Newspaper Page Text
The bou; e i: a-:;j ,ic
There iii~ 11;1 111 a! 111.~ no 7
'The doi1-!,N S.
They alat s.?y icli :~m
The -,,e china to r
T.heres i- r i' unl j~11:_ .'11, v.:11
h' in' ke theIv-, thti YOU
Upon the pl' v a-.'! ho,
There'. no umc h
I ~ ~ t asL''" - .
lay at ;atielior in : i
f.m'vlrdte watves. i
r!ed up the un imw o'v -u s
Clan tIll. -:L~ w sp
Sv"nstyi1. Go do.1N11n :n hi'
o..mrj ere His 1.~ I ~*L
i.O qhwt (' O a l
oc. Ow ut 1r;u~ t
iwe!~ o. te - iY
SsulL c 1, 1 e Ix.
''iu-:: 1v P(? .I e i: ':m
1~s~ rea t tz'o.IeX'::t-i
**te~ ':tS Ist :'isfIn')A~
R IS AWAY.
when mother Ts away;
uitter what you play.
att so Ztdli anA queer-3 '
igz when mother's bv to hea?.
onesomeC w4aitim:: there;I
I I I J
eating; only air!.
niost be'1eL-e yol: S(14
!O 1110'ier emes c- to tJ.
iand driin ,' '' in si
are never ha'; ic,
1k for any pain, of miie;
la a i,
::ravel-cov-ered. Two tables were there 11
anld a miedley of chairs, while nearer
to the house sodalong benlchi. tri
He seated himiself upon the latter to P:I
await-otyhatever should occur. A very d
snalinfanit caetoddling" toward him
fron round :- corner of the building.
The child hecld a piece of jami-covere d
bread inl his hand. As lie pressed his
-1ma:11 framel Confidingly agaminst Gainls
ford the iam left a red stain upon the th
whlite duck trousers. Gainsford. in his T
p)reoccuipation. allowedl the misfortune
to nISS almDost unheeded.
Ho lo~dsed uip quickly ait the, soundI~
f an exclamation . STw e lersef. the
de who had lived in his mind's eye,
tood i he flesh lefore hil . He
Hetarede for aI while ipn dtnh amaze
mwent. Thaevrcinl of her faures,
if her forn. all this eatwped him. Hle
oticdrbut orne himt-she wore atr
Ther" asihl a Ii:ht'C in jhr cyes asl
_1:Inrd's hand went ot toward hr.
!oi% the jwas not athei saim There
:: besn a grot unh ..A hesthe
liey in uwh upttirs. ht thl sno r
rI. t SeeC I 1iti1Y. Bu t this muclh
i:Is e n ha t wher n he mid left a e
rel s soorr a whl Iirm(-stalked
mt.Io e ra now hna.r -
"W'heiel: I nevxier did!" s iihe eles. s iip
Gainsford exper: nced ard her. In I
ie r. Her mod,, of exp)ression had "O
n tuore diffident inl he 4)d days. .
m21t her eyes wera .1as priIey ais ever.
'hey Were da.n'cing wth. pelasure now.%%
"To think of it" She1. exitt lis me.
'Why, ieems jst se like old tis see
nii you hecre.- h.)t
irHer he wor s is yj ithoht sa e .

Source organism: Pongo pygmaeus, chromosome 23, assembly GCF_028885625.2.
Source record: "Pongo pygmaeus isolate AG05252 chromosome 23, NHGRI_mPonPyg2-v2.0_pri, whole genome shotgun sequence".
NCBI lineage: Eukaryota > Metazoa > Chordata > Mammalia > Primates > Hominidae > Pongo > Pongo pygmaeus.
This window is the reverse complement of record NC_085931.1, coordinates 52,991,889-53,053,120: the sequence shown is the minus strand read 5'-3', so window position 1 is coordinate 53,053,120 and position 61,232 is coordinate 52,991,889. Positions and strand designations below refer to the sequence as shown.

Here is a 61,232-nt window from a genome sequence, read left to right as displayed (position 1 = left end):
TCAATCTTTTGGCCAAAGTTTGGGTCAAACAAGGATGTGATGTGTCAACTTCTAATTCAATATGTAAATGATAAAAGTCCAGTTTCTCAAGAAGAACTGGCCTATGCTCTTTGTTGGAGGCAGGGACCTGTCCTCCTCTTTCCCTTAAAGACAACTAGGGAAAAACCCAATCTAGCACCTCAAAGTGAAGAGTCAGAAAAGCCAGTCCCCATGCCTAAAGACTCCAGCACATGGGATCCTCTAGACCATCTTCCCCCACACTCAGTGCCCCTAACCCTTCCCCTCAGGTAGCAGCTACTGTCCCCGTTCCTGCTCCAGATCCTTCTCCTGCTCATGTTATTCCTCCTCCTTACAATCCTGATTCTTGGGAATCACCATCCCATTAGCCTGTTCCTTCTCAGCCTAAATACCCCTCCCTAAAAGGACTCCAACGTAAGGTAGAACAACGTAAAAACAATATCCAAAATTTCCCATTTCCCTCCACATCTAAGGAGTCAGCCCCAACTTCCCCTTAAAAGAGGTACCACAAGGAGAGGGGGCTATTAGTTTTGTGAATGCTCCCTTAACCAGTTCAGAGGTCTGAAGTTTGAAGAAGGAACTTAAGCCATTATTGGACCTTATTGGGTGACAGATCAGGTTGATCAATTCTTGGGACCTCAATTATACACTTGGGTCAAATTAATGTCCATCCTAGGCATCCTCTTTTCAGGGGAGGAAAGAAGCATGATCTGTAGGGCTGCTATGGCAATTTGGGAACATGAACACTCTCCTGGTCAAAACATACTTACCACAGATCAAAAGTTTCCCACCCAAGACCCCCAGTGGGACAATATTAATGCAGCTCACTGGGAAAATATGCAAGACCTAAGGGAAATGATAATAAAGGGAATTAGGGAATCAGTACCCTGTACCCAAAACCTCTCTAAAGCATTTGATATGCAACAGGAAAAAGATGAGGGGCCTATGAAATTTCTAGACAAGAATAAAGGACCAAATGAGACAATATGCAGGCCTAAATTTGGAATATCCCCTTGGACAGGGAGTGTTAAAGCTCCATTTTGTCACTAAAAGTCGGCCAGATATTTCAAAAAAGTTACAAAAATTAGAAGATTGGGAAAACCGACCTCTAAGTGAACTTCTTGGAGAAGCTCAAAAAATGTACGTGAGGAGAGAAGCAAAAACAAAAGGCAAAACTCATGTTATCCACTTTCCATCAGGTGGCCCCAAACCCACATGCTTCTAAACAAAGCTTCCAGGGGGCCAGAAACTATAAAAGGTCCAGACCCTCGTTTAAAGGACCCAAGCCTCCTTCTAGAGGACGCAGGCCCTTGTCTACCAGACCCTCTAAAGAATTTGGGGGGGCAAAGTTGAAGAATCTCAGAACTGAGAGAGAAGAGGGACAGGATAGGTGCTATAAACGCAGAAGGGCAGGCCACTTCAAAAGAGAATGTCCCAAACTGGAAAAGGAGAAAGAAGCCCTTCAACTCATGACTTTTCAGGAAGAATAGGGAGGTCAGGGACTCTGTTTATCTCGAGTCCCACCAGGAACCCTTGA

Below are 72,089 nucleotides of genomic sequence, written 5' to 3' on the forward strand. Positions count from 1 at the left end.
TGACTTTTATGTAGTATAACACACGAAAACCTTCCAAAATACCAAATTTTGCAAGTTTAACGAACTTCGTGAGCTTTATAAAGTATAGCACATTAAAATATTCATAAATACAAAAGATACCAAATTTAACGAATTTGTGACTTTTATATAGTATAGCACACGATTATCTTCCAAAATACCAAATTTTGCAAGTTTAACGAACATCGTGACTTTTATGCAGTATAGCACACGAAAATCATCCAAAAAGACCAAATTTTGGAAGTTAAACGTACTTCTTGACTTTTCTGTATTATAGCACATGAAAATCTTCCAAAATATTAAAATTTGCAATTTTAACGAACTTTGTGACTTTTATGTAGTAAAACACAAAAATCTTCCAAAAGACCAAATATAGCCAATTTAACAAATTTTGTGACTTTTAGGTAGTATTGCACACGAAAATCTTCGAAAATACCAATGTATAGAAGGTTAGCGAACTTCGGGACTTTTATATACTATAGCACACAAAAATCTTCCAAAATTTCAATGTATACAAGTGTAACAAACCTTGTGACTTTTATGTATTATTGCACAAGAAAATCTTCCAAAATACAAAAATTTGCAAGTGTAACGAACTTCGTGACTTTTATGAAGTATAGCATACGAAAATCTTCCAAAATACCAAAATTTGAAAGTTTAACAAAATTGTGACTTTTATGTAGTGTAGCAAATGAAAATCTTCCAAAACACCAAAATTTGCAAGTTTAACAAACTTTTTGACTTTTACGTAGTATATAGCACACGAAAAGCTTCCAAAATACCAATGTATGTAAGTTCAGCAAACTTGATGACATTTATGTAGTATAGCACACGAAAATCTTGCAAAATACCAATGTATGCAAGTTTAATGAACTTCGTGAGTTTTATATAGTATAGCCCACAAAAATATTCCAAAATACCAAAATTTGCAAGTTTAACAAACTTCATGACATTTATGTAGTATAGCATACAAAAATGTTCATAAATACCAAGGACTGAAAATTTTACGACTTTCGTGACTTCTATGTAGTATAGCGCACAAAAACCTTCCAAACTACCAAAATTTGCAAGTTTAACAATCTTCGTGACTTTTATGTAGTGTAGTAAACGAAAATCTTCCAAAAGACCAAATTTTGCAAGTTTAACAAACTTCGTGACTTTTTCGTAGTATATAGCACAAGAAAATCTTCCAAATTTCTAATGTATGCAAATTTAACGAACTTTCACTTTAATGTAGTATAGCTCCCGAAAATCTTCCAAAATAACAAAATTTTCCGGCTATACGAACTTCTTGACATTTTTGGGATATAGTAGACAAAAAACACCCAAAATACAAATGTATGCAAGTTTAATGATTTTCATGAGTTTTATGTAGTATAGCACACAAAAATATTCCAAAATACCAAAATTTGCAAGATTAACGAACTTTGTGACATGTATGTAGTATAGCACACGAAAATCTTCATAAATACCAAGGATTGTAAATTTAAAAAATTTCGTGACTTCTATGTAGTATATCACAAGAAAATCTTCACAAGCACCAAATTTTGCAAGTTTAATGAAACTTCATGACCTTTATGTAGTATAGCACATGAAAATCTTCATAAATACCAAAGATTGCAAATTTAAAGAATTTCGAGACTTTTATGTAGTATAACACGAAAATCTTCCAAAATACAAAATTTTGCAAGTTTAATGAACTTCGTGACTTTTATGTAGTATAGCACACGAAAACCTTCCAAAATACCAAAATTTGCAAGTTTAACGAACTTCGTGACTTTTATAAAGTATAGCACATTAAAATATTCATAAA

irly wer te arcigwt eyesadremulous
*'ce think of hadknwn ot'lx'ai~
"T oherae? hhahngd"h bgn
er that wis vo~ie wime from lhie
ithr ap.rrbl daisond. "Bumgt the .i
>ath was thesame.-Iparsd tetne thi
i-the-tn where wrd '' ne< hugt
Set broke ito th shy.l wlowgurdh
"Awh thargtoe sees ao reolus a
-Hie thatsi adnownar othr.H
"LTs o people comenher.e bew." sheie
Icet thinanset his mut aie Li-ouiryme
ith pay. Sihy eed himuwit 'au thde i
pecuwastie lok I"Would theustoke n
-the te? svher wse-" Ic
Sh rk noaltl augh.y.lt
"Yurt was azigward exalen her The
"It'sr( wther w. wae anweetit'sg y
lshltnga hea. an:1Of e cek
"Teo eure come ther w." ofhe ctit
oren oiimnas. rt hmt inqur:S
it pasilnghd." Seee iwh repeaten les
o"Cream" shlued. sk ejied. cl
he drtewmaptle fantaretrn. ogl i
"rs our it into alyel," he h
a i. "AtryudsneIdgtt n
hiking abu he thns:o adrad Wn
Oehing surris~dinsThre watem
Te vedutrte gird th walk of ilet er
ous semeds ston rock fori eod be Ur
uOre hi. alihnetpt oehr 0
thought-wealile ofarer.h pre. th
"as as i rearing. anCoerhta
Gi usf et it inubead, sheponfimad
o hil. "fer o.:aonp.d ett gat
LInkn abou"the murmurs yutuhd ly red pi
"My h iodes that ae frto ~I g~ ot w
o."ethin surprtinue. "Th was the nkeI
we taot t h girl that ayik mysletf th
a ory soe thcla worrie mfte of
d ore exprinc allters pu wtgter. n te
:dthugt-well started the livrfes-t a:
neut auinss. wAnng. Chtwt h
notfillths gand thgicce.rn go
"I ndo seerv itiiic'-wd l tmtithfpays' thp
T. he cninue't was en Ginkor tn
hokts pearl de mte cileo of the stf
pnc. hen whiie ctroe. alnsfored ana
aed satexeidncea arwm aiei- ro(
"odo. Iotyn was aeroy:" gote ma-is